Understanding Adolescent Brain Development
NIDA has made tremendous progress in understanding addiction as a chronic, relapsing disease, which affects both brain and behavior. We now know that addiction is a developmental disorder that begins in adolescence, and sometimes as early as childhood. A better understanding of adolescent decision making will ultimately lead to even more effective prevention efforts. For example, recent advances have provided us with more insight into why teens engage in risk-taking and thrill-seeking behaviors. These behaviors are likely due to the fact that the part of the brain responsible for judgment, decision-making, and control of emotional responses, the prefrontal cortex, is the last area of the brain to mature. We are now learning that adolescents are actually using different brain regions than adults do during their decision making processes. Further, it is becoming apparent that early exposure to drugs may have a significant impact on brain development and later behavior. From studies using animal models, researchers have shown that nicotine, for example, when given to young animals, can increase their response to drugs in adulthood, including their voluntary intake of nicotine. Further, our research indicates that adolescents, particularly girls, who smoke cigarettes, become addicted far more quickly than adults who have had equivalent exposure to nicotine. NIDA is joining with a number of NIH Institutes to participate in the NIH Magnetic Resonance Imaging Study of Normal Brain Development, the goal of which is to determine the path of normal brain development and its relationship to cognitive and behavioral maturation. Using this state-of-the-art technology, NIDA will be able to investigate how drugs of abuse impact the developing brain. To develop more effective prevention messages, we need to understand both the cognitive and emotional processes that adolescents at various stages of maturity use to decide whether or not to smoke their first cigarette or use marijuana or other substances. Basic research on brain development is giving us powerful new insights into the decision making process.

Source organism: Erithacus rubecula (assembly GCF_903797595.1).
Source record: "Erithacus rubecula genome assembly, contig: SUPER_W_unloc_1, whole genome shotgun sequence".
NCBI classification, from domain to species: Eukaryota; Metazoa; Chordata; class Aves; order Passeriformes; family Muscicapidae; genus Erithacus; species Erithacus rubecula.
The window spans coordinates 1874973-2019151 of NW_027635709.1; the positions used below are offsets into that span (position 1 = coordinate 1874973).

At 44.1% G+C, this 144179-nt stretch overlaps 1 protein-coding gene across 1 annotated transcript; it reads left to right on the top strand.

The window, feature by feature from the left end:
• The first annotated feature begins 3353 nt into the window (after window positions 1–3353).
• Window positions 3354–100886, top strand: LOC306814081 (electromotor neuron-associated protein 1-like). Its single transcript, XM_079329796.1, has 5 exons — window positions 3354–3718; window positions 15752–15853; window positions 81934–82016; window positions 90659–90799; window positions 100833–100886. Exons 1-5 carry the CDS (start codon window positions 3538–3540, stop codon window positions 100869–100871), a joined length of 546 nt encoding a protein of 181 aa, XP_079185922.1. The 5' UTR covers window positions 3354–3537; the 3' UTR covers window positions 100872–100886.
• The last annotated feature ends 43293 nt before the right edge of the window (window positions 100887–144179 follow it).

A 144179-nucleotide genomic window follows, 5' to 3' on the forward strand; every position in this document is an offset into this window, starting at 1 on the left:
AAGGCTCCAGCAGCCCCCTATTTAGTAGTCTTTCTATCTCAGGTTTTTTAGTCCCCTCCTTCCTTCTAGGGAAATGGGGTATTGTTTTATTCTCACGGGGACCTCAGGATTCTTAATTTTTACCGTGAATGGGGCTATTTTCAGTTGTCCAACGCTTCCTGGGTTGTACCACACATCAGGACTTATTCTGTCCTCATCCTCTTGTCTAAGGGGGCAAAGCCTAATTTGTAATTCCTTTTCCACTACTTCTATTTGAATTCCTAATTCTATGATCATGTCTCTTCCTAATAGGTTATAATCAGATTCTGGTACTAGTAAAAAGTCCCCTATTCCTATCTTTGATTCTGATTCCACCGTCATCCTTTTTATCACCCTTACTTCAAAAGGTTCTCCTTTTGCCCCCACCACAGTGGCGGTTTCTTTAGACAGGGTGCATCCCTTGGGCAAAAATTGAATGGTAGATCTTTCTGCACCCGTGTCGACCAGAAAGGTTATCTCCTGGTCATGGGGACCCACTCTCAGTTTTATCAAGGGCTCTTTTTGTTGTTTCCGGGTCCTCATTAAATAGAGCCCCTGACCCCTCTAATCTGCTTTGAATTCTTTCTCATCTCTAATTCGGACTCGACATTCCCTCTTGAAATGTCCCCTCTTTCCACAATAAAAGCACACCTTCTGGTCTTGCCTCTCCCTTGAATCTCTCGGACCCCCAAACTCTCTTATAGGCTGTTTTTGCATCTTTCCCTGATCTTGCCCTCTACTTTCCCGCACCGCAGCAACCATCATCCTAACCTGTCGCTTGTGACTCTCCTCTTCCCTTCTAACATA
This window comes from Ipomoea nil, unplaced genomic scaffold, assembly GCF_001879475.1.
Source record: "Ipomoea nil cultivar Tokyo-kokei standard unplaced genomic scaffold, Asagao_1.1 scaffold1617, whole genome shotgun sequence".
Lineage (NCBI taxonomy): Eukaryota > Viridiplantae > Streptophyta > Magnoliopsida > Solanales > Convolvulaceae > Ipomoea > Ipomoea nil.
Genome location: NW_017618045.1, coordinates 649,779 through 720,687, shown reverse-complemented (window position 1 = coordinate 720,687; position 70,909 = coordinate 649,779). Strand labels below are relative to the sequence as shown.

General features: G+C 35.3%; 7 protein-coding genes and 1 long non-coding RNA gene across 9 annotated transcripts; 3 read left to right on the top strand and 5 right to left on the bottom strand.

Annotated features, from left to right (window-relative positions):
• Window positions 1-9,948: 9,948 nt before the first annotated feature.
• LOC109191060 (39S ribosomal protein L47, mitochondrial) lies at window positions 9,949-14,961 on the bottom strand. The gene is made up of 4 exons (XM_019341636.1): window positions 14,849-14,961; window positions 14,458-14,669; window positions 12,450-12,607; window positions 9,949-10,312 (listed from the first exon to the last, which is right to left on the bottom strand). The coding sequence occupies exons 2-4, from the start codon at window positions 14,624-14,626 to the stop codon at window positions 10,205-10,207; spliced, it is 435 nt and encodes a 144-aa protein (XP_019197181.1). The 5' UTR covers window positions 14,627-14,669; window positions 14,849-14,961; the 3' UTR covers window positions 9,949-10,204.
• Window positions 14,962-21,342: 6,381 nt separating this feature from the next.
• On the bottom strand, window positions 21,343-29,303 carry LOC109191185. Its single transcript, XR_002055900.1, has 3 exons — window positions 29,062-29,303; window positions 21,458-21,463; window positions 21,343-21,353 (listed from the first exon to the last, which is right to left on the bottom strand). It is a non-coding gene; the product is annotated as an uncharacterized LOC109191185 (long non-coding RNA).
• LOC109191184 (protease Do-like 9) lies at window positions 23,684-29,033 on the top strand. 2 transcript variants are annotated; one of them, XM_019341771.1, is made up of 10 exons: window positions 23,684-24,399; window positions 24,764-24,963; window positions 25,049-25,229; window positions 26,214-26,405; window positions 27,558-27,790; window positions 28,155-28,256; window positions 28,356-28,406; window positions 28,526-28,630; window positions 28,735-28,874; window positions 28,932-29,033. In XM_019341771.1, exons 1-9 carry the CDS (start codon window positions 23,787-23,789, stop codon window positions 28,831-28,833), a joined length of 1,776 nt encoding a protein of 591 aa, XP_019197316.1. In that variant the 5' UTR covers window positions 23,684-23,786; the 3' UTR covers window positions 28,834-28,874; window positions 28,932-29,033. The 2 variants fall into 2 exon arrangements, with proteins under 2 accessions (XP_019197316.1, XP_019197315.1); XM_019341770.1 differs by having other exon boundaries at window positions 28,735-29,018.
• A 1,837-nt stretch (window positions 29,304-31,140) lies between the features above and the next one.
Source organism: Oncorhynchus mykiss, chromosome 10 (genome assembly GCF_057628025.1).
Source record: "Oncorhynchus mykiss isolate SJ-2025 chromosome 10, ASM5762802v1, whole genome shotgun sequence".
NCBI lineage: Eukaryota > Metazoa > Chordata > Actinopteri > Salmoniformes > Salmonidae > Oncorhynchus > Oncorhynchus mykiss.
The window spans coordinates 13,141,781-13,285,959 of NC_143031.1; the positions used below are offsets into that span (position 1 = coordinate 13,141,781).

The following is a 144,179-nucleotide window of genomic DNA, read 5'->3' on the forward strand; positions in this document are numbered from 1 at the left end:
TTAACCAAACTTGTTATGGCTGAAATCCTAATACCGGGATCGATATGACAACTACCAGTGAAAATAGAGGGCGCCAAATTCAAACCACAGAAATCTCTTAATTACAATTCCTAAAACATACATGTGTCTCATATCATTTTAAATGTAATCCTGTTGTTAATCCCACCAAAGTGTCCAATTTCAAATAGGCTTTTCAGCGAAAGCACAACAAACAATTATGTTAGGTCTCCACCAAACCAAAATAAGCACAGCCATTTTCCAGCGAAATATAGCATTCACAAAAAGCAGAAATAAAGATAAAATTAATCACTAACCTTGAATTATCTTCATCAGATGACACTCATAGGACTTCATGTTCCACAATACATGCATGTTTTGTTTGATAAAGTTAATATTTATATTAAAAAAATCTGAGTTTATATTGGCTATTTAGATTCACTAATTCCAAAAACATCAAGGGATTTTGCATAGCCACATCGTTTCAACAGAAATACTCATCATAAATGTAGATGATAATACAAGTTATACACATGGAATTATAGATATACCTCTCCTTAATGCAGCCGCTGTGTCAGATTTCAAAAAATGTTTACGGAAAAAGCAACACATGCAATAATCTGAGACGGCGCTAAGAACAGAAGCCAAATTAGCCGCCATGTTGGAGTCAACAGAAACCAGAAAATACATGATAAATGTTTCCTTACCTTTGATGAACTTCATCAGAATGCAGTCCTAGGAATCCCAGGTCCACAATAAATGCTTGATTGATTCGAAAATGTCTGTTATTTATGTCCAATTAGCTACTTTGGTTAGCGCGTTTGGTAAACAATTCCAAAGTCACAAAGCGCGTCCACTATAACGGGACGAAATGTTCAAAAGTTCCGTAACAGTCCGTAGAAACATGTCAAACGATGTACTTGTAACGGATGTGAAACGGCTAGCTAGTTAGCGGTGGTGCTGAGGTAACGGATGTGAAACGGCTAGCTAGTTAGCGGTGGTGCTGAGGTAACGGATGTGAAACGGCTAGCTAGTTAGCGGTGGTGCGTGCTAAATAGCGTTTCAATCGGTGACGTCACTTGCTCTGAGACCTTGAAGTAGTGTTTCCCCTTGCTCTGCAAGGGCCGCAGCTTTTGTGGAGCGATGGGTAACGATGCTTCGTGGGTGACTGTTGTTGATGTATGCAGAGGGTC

Genes, Environment and their Interactions
Children of substance abusers have a higher risk for developing substance abuse and addiction at young ages. It is estimated that about 50% of the risk for addiction is genetically influenced--this represents not just the risk conveyed by genes themselves, but also the added impact of the environment on how those genes are expressed. NIDA will take full advantage of the remarkable opportunities afforded by the decoding of the human genome to identify genes that make individuals more vulnerable to developing addiction as well as those genes that may protect individuals from addiction. Knowing an individual's genetic vulnerability will ultimately enable us to individualize treatments for a patient's addiction. One intriguing example of this is the discovery by NIDA-supported researchers that a common variant of the mu-opioid receptor gene is associated with improved treatment response to naltrexone in alcoholics, as well as with improved response to nicotine replacement treatment in smokers. This type of research, which hints at the future of medicine where treatments are tailored to each individual patient, has the potential to optimize treatment success, and reduce the costs to healthcare systems as well.
Information gained from genetic research will also help to identify individuals with a predisposition to addiction. It is important to bear in mind that predisposition is not predetermination. Environmental and other biological factors, including family, culture, and community, are of great importance to the development of addiction and are essential to its prevention.
Comorbidity is Reality
Mental illness also increases the risk for substance abuse and addiction. As many as 6 in 10 people who abuse drugs and alcohol also suffer from mental illnesses, according to epidemiological studies, and some 25 to 60 percent of individuals with mental illnesses also have substance abuse disorders. The overwhelming reality of these co-occurring disorders presents huge challenges for drug abuse research, prevention, and treatment.
In children, major factors for early drug abuse are conduct disorder, Attention Deficit Hyperactivity Disorder (ADHD), especially if left untreated, and learning disabilities. But research is informing us of the bi-directional nature of this relationship as well. That is, drug abuse can be either a consequence of, or a risk factor for, mental disorders. Often diagnosis of one or the other problem does not come until long after symptoms first emerge, further complicating our ability to determine causality. Additionally, since both mental illness and substance abuse are influenced by genetic and environmental factors, there may be common causes that lead to their co-occurrence.